Our first 2019 Reading Challenge from Professional Book Nerds’ List is here!
Fallon and I completed: Children’s Book You’ve Never Read
We both chose adventure novels, perhaps inspired by our own children who are about the same ages. Did you read a children’s book recently that you would recommend? Please share with us!
The Swiss Family Robinson
By Johann Wyss
Synopsis: The six members of the Robinson family survive an awful storm and are abandoned by the rest of the crew when their ship wrecks. Luckily, they float to a nearby island and never see the cowards that left them behind. Luckily, they find ample food supplies, including sugar-cane and potatoes, so they never feel the pangs of hunger during their 10 years of isolation. Luckily, they train and domesticate several types of wild animal to ease their labor. Luckily, they have shelter to get them through monsoon season (including a cave that they are able to chip windows into so they feel less like they are living in a cave). The Robinson family, from Switzerland, are lucky to be alive.
Review: I’m sorry, but what you’re about to read is not positive. I have never seen the Disney movie, so if your nostalgia of this story is connected to your memories of playing make-believe after seeing that movie, I cannot relate. I can understand as a novel written in the 18th century with many translations into and from many languages, that things get lost. My initial reaction when our protagonist (of course, the head of the family, the father) first introduces his family, he named all four of his sons, but referred to their mother as “his wife”. This continues throughout the entire novel, never once saying her name. Per Wikipedia, I see she is given the name of Elizabeth, which possibly happened in another translated version. In the version I read however, her only identifier seems to be her relationship to William. Even the two dogs, orphaned monkey, and adopted Jackal are given names. Other than that, I just don’t think this story has aged well. When it was written, and people had a very small world view; the world Wyss created would have been exciting and exotic, but I couldn’t help but “pshaw” that the island had monkeys, jackals, kangaroos, flamingoes, buffaloes, eagles, and elephants to name a few. And I can overlook one or two things, like finding a potato farm ready to harvest, without it ruining the whole experience. I wish I would have read Robinson Crusoe instead, which I still might do so I know whether to recommend it to my kids.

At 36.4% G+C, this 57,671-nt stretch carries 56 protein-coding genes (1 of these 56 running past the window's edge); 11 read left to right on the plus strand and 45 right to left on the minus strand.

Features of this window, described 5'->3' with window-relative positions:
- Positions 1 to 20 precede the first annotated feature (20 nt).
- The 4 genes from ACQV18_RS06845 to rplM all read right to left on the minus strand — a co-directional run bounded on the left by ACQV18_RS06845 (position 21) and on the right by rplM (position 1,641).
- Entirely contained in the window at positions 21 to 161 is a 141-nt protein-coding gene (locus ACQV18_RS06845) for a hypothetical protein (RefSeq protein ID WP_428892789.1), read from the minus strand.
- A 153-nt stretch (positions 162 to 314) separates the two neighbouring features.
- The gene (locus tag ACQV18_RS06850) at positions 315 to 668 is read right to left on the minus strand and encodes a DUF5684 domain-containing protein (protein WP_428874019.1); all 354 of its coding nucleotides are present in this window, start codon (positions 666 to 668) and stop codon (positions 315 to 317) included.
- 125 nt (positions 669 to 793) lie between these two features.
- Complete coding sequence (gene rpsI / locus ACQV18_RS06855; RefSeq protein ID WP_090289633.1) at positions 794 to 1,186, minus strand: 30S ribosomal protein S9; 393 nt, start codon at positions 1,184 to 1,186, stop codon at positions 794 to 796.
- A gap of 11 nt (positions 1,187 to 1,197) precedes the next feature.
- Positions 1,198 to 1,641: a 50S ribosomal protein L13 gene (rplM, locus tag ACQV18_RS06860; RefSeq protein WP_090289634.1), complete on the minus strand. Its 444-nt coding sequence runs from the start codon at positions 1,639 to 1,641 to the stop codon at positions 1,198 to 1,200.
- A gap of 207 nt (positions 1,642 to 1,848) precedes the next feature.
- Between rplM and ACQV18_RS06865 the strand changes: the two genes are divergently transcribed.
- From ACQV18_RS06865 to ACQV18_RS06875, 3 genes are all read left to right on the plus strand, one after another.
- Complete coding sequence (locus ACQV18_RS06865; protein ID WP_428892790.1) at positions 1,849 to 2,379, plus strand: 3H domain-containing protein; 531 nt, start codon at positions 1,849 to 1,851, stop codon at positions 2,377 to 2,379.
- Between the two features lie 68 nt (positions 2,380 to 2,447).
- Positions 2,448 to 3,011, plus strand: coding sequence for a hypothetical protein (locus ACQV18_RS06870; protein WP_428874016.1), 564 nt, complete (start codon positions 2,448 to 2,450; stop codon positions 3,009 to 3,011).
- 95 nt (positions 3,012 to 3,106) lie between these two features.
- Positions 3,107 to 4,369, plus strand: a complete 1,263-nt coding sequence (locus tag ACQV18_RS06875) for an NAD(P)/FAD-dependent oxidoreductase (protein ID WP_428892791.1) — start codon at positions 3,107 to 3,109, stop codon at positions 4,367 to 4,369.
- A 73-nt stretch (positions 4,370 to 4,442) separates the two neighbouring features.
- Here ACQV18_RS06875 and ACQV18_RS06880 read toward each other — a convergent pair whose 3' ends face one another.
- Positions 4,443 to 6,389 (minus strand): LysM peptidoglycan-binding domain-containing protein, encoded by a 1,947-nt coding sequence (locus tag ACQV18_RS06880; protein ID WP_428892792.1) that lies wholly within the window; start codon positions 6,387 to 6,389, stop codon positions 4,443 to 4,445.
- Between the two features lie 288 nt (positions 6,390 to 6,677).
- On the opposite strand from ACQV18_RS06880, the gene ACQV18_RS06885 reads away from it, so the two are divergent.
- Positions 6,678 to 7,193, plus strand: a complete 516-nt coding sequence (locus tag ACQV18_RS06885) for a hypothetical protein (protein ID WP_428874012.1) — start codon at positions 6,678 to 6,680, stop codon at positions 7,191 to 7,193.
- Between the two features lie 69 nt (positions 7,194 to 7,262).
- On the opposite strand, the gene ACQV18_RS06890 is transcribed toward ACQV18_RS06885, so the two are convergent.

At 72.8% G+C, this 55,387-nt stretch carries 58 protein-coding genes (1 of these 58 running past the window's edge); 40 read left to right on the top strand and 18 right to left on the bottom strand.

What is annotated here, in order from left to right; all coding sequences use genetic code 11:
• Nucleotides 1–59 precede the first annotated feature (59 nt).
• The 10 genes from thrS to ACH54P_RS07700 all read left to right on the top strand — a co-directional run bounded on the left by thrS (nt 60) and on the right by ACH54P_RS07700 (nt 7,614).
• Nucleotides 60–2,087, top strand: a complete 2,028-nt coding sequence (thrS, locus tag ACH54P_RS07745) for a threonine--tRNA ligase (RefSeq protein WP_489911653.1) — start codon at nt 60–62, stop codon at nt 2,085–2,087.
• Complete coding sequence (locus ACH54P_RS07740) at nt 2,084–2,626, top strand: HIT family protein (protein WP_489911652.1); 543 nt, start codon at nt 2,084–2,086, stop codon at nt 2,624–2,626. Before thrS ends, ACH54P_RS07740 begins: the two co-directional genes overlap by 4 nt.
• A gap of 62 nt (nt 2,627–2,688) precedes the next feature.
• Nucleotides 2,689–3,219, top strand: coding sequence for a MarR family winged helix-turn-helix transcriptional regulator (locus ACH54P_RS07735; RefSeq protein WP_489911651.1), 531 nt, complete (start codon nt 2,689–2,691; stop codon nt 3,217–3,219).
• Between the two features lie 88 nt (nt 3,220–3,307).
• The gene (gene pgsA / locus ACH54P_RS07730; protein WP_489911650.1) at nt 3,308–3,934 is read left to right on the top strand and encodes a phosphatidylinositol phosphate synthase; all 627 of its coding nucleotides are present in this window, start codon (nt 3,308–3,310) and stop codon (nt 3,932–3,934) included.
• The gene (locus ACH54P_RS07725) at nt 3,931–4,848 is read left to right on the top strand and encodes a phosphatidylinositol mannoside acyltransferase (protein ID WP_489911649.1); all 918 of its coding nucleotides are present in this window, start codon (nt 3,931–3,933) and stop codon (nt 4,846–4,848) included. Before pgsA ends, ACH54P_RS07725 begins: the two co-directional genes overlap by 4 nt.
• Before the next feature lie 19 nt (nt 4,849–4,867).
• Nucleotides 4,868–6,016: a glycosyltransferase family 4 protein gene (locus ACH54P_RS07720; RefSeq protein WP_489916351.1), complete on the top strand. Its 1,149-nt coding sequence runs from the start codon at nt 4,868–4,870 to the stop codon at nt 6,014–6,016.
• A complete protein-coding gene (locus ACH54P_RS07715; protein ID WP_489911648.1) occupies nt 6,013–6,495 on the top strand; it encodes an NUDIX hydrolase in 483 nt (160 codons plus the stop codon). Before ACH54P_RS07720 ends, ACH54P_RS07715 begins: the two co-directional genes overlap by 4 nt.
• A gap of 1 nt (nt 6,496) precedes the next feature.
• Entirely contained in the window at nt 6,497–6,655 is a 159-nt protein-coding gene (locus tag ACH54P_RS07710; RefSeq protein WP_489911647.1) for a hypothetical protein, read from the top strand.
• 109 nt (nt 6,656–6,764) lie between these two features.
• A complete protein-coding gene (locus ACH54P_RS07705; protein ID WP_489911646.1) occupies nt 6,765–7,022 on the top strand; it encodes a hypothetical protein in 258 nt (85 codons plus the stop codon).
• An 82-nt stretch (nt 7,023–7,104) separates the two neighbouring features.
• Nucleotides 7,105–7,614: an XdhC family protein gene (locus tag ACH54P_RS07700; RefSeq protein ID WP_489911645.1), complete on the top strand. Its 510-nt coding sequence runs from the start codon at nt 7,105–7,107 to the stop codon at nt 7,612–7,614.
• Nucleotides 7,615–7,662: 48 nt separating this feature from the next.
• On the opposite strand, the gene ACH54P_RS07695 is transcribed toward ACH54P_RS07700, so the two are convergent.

By Robert Louis Stevenson, adapted by Deidre S. Laiken
Synopsis: Jim Hawkins’ family runs a small inn, mostly catering to sailors. When his father dies, an old man seems to move into the inn, babbling about pirates and lost treasure. When Jim finds a treasure map, he and his friends decide to follow the map to recover treasure. He must outwit pirates and wild men in order to survive his adventure at sea.
Review: This adaptation is very fun and age appropriate. It is somewhat scary, just enough to be exciting, but not so much to scare children. My 6 year old has read this book at least twice and was not scared. In fact, he’s the reason I decided to read it. I’ve never read the full-length, unabridged version, so I cannot tell you the differences. However, I think if you want the broad strokes, this version by Laiken is pretty good.
Join us for our next challenge: Book by an author of a different race, ethnicity or religion than your own. Select your own book and then share what you read with us!